Great News: It’s Possible to Successfully Downsize Your Life And Benefit Financially, While Simultaneously Launching a Great, New Lifestyle
By Anne L. Holmes, NABBW’s Boomer in Chief
Periodically, as we Boomers age through the various stages of our lives, there come times when we face a major crossroad and we have to make huge, life-altering decisions. These days, instead of those decisions being related to school, work, marriage or the birth of our children or grandchildren, many of our crossroads experiences begin with the letter “D.” As in “Disease,” “Divorce,” “Death” — and that other one, much less less serious, but still daunting — “Downsizing.” Today, we’re going to talk a bit about downsizing – and hopefully remove any concerns or worries you might have with the concept.
The first time my husband and I took the downsizing plunge, our youngest child had just graduated from college. Yes, our kids had asked us to please hold on to the 5-bedroom, 4-bath family homestead — and all of the personal belongings they hadn’t already taken with them — while they were still in college. And we not only agreed, we kept our promise.
But within a month of the youngest receiving his BA, we “flew the coop” — welcomed a Moving van and crew to our front door, and headed out-of-state to an interim home. That is, we started the process by moving into a very cool but temporary apartment located in an historic building in our new community. Our selected destination: a small town where we had once owned a vacation home. We wanted this historic community to become our next hometown, but at that point, we hadn’t yet decided whether we would buy a preexisting home or build. Thus, a temporary rental apartment seemed to be our best option.
Our reason for making an interim housing decision was solid and based on familial experience. About a decade earlier, my mother and stepfather moved from the Upper Midwest to the deep Southwest and had built their new home before moving. We learned from their experience that it is a very smart idea to be living close to the community where your new home is being built, so you can handily and regularly oversee all the myriad decisions — both large and minuscule — that have to be made during construction. Why? To stave off any need for rework, should there be any miscommunication between you and the builder.
Speaking of decisions, I can’t begin to explain all the steps we needed to make before successfully downsizing into that temporary apartment. But let’s just say that our first hurdle was to figure out how to get rid of the tons (literally) of “stuff” we’d been living with. You know what I mean: the furniture, furnishings and detritus of life we’d acquired over our twenty-some years of married life. Things we had once cared about, but really didn’t need anymore.
Here’s how we divested ourselves in advance of our downsize:
Initially we invited a handful of nieces who were of the age where they were just coming into adulthood to come to our home in order to check out all the furnishings we knew we were not keeping. We happily gave them cart blanche to haul off any furniture and furnishings we had moved to our garage because we knew they would be unnecessary in our new digs. And thankfully, our nieces proved to be “happy haulers.”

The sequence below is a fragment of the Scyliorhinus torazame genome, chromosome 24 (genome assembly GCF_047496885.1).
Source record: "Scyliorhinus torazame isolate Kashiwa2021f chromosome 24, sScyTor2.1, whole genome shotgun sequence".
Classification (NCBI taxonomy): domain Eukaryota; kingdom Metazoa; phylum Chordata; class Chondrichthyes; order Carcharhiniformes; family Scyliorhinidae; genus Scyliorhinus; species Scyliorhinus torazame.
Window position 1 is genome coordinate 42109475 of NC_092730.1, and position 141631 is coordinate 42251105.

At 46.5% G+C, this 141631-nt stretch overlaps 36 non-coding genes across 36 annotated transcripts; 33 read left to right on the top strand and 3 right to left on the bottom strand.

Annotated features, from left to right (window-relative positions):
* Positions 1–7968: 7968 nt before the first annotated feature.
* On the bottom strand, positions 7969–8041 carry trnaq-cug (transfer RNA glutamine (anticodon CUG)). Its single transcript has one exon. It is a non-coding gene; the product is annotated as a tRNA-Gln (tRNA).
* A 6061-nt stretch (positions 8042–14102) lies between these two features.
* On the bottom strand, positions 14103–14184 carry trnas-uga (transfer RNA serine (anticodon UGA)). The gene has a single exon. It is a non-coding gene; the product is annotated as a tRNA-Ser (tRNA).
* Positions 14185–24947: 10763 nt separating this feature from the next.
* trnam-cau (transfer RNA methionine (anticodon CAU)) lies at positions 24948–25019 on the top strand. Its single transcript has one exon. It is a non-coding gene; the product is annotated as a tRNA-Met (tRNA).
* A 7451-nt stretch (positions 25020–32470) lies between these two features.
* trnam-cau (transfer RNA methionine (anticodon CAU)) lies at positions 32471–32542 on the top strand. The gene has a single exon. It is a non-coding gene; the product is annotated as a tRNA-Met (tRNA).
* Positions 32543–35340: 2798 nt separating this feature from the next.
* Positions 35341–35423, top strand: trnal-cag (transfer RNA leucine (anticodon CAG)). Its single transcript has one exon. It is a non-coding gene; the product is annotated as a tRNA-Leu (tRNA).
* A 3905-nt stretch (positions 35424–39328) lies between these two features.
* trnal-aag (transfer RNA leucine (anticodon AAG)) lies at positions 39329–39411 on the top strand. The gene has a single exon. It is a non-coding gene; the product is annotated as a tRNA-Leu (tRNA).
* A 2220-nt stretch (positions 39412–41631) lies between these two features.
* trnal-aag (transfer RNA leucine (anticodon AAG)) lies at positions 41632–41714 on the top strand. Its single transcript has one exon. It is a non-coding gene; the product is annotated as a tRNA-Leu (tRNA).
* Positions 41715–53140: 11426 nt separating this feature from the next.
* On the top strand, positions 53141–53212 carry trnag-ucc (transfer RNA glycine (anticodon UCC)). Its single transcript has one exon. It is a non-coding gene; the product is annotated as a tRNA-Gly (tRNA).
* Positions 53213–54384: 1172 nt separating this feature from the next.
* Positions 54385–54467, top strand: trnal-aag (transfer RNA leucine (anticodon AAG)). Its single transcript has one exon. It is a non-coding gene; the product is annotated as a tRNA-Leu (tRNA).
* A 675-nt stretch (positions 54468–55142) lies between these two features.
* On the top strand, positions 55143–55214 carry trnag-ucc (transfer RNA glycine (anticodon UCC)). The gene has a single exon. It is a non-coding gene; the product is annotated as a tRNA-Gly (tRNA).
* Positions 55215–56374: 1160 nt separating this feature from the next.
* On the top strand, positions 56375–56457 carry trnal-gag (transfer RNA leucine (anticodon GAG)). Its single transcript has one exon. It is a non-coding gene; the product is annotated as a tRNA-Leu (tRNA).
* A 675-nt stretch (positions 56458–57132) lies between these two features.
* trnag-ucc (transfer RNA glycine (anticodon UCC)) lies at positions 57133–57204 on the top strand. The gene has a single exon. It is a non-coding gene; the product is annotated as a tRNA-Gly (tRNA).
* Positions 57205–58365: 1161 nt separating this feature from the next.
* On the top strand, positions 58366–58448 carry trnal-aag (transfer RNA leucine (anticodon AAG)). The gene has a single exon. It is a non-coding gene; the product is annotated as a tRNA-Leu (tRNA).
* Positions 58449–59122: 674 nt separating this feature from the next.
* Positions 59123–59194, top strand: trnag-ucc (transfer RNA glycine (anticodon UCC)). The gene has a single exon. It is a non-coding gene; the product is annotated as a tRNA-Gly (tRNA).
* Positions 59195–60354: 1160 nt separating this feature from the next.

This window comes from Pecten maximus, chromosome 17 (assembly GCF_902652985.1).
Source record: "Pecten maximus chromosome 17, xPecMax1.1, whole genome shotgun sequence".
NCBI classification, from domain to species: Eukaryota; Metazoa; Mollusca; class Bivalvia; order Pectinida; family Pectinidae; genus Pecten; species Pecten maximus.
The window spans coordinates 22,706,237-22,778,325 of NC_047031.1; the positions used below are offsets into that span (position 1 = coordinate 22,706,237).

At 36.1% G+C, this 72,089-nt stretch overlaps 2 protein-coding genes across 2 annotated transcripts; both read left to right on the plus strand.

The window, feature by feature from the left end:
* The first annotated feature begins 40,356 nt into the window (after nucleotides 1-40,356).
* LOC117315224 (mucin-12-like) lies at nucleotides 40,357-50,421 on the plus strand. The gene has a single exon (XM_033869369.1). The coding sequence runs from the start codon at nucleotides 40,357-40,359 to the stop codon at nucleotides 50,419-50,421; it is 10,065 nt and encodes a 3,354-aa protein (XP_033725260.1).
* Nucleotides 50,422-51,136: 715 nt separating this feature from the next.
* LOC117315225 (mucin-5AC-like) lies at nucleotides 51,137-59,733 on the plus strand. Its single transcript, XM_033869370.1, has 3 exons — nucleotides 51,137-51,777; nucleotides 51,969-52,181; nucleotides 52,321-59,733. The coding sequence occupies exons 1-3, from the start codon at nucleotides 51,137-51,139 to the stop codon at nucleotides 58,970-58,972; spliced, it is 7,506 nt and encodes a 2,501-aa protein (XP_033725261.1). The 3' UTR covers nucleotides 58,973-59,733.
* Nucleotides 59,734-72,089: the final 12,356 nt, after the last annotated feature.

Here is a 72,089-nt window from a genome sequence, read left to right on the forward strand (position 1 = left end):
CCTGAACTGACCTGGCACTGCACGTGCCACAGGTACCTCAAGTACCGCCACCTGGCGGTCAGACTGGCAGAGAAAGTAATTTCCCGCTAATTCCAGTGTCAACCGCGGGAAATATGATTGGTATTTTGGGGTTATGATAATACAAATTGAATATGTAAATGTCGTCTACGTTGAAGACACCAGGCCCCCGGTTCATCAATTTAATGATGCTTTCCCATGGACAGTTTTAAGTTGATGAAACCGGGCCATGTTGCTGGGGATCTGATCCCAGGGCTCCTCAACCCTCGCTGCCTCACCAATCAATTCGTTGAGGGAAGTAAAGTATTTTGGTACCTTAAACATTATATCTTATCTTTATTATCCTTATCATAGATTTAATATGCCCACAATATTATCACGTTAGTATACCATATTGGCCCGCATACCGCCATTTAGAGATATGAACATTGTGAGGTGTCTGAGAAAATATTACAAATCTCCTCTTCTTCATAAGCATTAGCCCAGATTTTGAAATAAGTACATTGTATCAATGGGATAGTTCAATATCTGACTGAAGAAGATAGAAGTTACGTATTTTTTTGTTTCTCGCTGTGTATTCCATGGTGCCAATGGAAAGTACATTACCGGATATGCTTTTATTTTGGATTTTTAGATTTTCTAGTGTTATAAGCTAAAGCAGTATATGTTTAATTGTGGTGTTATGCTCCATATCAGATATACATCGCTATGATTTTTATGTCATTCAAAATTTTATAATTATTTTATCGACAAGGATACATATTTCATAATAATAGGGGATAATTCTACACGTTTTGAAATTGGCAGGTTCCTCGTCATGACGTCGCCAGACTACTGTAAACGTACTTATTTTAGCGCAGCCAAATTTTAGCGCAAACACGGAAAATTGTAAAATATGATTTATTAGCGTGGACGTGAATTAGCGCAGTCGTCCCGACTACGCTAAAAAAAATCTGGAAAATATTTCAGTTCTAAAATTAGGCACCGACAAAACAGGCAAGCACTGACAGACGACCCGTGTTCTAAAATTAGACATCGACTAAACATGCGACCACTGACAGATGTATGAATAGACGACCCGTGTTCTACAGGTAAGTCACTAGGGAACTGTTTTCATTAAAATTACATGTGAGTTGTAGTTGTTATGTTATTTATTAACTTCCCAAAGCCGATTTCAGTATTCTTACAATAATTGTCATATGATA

- Next we orchestrated several home visits by entities like Goodwill Industries and the Salvation Army. Organizations which accept donations and were happy to haul away the rest of our excess furniture.
- After that, we ran a hugely successful garage sale,
- Made dozens of book donations to our local library,
- Contracted with a guy whose business was selling stuff on e-Bay. Once he sold a myriad of trash bags full of stuff like video tapes and the like on our behalf, we split the proceeds with him…
- And finally, we employed a company whose business it was to cart off all the junk we deemed not worth keeping.
- About the only thing we didn’t try was an estate sale, but more about that in a bit.
If you are considering downsizing, YOUR pre-move steps may not be the same as the ones I listed above, but here’s a link to a great article from BudgetDumpster.com which covers the basics of how to reduce how much you end up moving when you make the transition to your new smaller, home.
While the above story happened almost twenty years ago, my husband and I are are now in the early stages of determining whether or not we will downsize once again within in the next couple of years. This time, the downsizing will not be due to a reduction in “nest size.” Though like our earlier experience, this experience would still be an out-of-state move, though this time we’ll be transitioning to an “Aging in Place” sort of older adult community back in my home town. If we decide to do this, we and my siblings would all be moving to the same older adult neighborhood, which is located in our home town.
Because we’re all still very active and independent adults, the plan is that we will all start out living independently in our own homes. But during the twenty or so years we expect we will live there, we are comfortable knowing that we will have an easy option to move to assisted living, and if necessary, step down again to a nursing home or memory care facility as our health needs dictate.
What we really like is that all of these facilities are located on the same multi-acre campus, so the transitions, as we need to make them, will be smooth but our entry into whatever facilities we need is guaranteed. This downsize move is another big decision, and while we are in the process of getting ourselves on the waiting list, we don’t anticipate we will actually sell our current homes and make the initial move for a at least a couple of years.
Nevertheless, it is pretty exciting. And I’m happy to know that having downsized once, I can do it again.
However, before it is time for us to make that next downsizing move, I am quite sure my husband and I will first work with a local contractor to hold an estate sale. The reason: I have already consulted with all of my adult kids and know that they have absolutely no interest in owning any of the awesome “stuff” I still held onto after our initial downsizing experience. I am totally clear that the things — like the crystal and fine china which were once wedding gifts — and which I am currently storing in my basement because I have no need for them these days — are of absolutely no interest to my children. And I have no interest in saddling them with the need to figure out what to do with these former treasures after we die.
So I figure we’ll hold a “we’re still alive and kicking” estate sale and sell off those treasures now — which means we’ll once again have a lot less stuff to move — while simultaneously benefitting financially by personally pocketing the sale proceeds rather than leaving this step to our kids have to handle after we’re dead. Plus, we’ll again get to experience how freeing it feels to downsize ourselves out of no-longer-needed belongings.